One case report provides evidence that kambo may be potentially toxic to the liver. However, the case report has been criticized for the fact that the patient was a chronic alcoholic. It’s possible that any toxic effects on the liver could be due to the burden of detoxifying bacterial and viral debris post-Kambo. More research is needed to draw any conclusions.
If an individual is not properly supported before, during and after the kambo experience, it is possible for the experience to be traumatic and cause psychological distress. Some users have participated in ceremonies with negligent practitioners who did not create a safe space for them to feel supported during the process and this resulted in the experience being scary and traumatizing. Others may not have been prepared for the experience and did not fully understand what they were consenting to.
As mentioned previously, kambo can bring up dark emotions and leave us feeling raw, disoriented and confused. If an individual does not have proper support from the practitioner, friends or other professional support to integrate the experience gracefully, it could result in the person feeling overwhelmed, ungrounded and potentially mentally unstable.
There have been a handful of deaths reported in association with kambo. Most appear to be due to practitioner error, lack of screening for contraindications, and water toxicity. The vast majority of reported incidents seem to have been avoidable by implementing simple safety protocols.
In 2019, a 39-year-old Australian woman died after participating in a kambo ceremony. Some media sources claim she died of a heart attack. Still, no official toxicology or autopsy reports have confirmed this. In contrast, others say she died of hyponatremia due to practitioner negligence.
In 2017, a 42-year-old man was found dead in his home in Italy. The autopsy revealed left ventricular hypertrophy and evidence of a heart attack. Evidently, he was a regular kambo user.
In 2016, a 22-year-old man in Florida died after being administered kambo following an ayahuasca ceremony. He died of hyponatremia due to electrolyte imbalances.
While there are a handful of documented severe kambo medical incidents, death, hospitalization and adverse events appear to be quite rare.
Is Kambo Legal?
Kambo is legal and currently unregulated in virtually every country in the world. This means it is legal to receive and administer kambo. Brazil has some restrictions around who can advertise kambo services, giving intellectual property rights to the indigenous tribes. After the woman died in 2019, Australia is moving towards scheduling kambo as an illegal substance.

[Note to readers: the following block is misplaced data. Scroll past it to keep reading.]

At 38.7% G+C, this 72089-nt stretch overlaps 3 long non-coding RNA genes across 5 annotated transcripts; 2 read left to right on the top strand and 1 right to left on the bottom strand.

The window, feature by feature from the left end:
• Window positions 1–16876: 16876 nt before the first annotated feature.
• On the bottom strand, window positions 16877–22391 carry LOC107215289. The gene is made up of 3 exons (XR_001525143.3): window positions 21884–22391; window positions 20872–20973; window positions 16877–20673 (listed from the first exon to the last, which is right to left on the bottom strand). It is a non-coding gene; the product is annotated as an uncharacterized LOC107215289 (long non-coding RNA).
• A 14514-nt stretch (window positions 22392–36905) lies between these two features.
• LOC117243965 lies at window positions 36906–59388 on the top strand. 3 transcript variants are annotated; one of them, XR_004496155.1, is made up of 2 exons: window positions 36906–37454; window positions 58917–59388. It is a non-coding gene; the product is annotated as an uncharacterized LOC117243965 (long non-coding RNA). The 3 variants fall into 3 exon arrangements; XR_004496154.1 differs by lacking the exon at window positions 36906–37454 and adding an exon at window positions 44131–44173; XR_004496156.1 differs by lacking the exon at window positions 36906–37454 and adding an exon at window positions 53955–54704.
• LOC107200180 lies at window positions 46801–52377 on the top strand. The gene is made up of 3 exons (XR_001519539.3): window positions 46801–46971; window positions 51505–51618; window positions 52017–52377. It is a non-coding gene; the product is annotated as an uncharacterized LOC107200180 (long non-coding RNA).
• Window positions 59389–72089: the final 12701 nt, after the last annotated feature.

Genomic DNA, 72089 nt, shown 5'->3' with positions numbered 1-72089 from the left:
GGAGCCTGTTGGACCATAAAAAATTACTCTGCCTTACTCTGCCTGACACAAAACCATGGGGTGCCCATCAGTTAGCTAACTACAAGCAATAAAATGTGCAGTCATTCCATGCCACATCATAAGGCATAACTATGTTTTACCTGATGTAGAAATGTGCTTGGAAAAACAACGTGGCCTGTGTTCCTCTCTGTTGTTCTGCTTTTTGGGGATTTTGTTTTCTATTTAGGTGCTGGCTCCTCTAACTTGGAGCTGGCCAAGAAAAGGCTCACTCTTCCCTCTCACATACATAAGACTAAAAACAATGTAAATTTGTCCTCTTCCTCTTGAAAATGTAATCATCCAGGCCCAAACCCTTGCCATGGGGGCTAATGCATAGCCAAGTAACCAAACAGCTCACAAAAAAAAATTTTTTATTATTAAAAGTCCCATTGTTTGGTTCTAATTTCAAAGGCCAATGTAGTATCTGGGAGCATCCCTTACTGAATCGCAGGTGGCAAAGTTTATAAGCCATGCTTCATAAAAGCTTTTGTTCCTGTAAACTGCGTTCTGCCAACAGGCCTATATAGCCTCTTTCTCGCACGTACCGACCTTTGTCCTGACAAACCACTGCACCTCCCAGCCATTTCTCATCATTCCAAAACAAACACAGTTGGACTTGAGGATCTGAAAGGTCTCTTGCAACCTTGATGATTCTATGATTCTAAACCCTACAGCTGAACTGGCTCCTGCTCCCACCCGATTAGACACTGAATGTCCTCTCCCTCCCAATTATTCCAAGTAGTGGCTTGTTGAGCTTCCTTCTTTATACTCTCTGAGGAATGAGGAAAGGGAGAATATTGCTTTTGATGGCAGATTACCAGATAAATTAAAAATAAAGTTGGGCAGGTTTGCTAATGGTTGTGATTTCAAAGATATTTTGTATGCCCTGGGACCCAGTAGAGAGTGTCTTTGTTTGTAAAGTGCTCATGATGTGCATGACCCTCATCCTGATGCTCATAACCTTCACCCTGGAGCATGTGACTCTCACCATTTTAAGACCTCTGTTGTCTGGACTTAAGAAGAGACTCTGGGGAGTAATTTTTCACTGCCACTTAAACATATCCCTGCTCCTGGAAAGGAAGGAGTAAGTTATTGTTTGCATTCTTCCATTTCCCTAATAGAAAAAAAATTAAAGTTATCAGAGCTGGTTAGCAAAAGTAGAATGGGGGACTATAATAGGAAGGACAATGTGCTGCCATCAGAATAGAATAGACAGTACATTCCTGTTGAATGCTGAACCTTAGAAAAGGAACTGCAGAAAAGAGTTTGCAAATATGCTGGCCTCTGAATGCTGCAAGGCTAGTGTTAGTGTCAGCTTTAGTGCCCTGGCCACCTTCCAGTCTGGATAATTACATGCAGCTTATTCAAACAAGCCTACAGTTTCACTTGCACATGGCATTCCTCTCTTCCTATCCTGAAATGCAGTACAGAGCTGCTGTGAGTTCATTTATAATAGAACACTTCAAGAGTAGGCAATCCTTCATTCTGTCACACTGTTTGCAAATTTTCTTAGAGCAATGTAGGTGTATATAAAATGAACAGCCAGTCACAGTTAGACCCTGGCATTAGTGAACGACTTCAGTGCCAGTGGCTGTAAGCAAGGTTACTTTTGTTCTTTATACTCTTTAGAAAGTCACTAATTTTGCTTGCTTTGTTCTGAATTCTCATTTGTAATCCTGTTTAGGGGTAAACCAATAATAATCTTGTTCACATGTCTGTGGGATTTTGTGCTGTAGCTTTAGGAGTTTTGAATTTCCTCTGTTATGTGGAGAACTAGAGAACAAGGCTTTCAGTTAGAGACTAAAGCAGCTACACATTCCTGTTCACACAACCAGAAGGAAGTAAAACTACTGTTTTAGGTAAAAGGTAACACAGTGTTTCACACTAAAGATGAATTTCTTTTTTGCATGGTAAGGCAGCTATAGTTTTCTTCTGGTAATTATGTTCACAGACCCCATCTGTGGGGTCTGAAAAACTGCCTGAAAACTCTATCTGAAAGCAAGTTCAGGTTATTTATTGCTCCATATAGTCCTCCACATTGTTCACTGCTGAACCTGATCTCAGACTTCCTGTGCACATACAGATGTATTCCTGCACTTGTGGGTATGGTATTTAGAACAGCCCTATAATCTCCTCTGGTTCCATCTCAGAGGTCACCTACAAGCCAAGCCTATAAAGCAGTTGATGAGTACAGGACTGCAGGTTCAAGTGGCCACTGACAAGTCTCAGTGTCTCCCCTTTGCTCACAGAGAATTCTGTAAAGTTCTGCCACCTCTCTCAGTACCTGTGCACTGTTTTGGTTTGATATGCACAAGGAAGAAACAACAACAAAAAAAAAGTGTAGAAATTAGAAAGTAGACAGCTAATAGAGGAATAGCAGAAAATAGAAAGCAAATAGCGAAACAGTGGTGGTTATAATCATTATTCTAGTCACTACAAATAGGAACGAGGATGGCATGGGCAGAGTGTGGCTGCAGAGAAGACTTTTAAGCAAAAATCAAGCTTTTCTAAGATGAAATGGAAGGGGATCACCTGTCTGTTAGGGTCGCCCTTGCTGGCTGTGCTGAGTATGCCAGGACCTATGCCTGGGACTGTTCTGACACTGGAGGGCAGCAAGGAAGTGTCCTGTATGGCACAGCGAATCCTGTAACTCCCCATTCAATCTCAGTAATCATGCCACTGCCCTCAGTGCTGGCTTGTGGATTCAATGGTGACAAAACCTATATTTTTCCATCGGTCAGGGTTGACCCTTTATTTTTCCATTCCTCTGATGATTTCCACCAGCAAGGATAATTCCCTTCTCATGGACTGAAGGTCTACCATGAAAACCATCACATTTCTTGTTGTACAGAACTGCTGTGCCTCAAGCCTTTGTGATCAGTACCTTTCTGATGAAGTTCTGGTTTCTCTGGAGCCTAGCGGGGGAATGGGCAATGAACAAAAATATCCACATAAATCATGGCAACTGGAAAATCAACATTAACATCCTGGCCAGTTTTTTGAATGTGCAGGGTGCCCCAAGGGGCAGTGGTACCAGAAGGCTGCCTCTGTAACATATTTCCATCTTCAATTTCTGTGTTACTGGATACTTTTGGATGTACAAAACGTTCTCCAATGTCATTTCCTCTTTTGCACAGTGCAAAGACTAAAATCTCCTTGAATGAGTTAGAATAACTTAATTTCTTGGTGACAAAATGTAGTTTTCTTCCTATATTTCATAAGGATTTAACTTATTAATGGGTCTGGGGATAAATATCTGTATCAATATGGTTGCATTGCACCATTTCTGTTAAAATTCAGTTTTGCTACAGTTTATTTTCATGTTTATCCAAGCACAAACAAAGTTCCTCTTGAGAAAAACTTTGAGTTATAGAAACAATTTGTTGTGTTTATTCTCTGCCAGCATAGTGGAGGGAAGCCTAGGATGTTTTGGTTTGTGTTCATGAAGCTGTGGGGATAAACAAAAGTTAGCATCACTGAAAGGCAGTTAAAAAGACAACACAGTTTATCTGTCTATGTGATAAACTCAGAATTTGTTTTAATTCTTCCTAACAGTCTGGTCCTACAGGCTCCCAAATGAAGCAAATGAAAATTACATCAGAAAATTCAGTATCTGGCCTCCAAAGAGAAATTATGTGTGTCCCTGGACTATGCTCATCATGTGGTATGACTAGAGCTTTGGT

Sustainability and ethics
If kambo is harvested properly, the Giant Monkey frogs are unharmed by the process. Kambo is often collected by the indigenous people of the amazon who live in the jungle. They call to the frogs, mimicking their unique bark, leading the frogs to come down from the canopy. The Giant Monkey frogs are then gently tied, sang to and stroked to collect the secretion. Depending on the source of the kambo, most kambo is collected with utmost respect to the frog and only a fraction of their secretion is taken. The frogs are then released back into the wild after the milking process. They usually do not seem to be in any distress and take their time meandering back into the forest at their own pace. Frogs are sometimes marked with ink so that the harvesters know if they catch a frog that still has the ink mark, it has not had enough time to replenish the secretion.
Kambo stick cooperatives ensure that tribes can be empowered by receiving fair trade for their harvested kambo sticks. They also ensure that the money is equally distributed amongst the entire tribe or village. Ask a kambo provider where they source their kambo.
Currently, Phyllomedusa bicolor shows no risk of being threatened or endangered. They have virtually no predators and are very successful in their breeding. Although the use of kambo appears to be sustainable currently, it’s possible that increased popularity may change the picture. Habitat loss is likely a bigger risk to the frog’s stability then ethically harvested kambo.
The Science of Kambo
Over 100 peptide compounds have been identified in Phyllomedusa bicolor secretion along with steroids, alkaloids and proteins. Many show promising evidence of medicinal effects and are being actively explored by pharmaceutical companies. Over 70 patents that exist on peptide analogue variations that are derived from these Giant Monkey Frog based peptides. Despite attempts by drug companies to create patentable versions of the peptides, the naturally occurring peptide forms from the secretion often outperform the synthetic analogues in medical experiments.
Some of the peptides exhibit pain-blocking, anti-tumor, antibiotic, and anti-inflammatory effects. Peptides of interest include the dermorphins, deltorphins, dermaseptins, phyllomedusin, phyllokinnin, phyllocaerulein, and sauvagine.
So far there are virtually no studies on the effects of the individual peptides in humans. Some research on the peptides individual have been performed invitro and invivo animal models. There has been no clinical research done on kambo as an intervention in humans with the combined effect of all the peptides.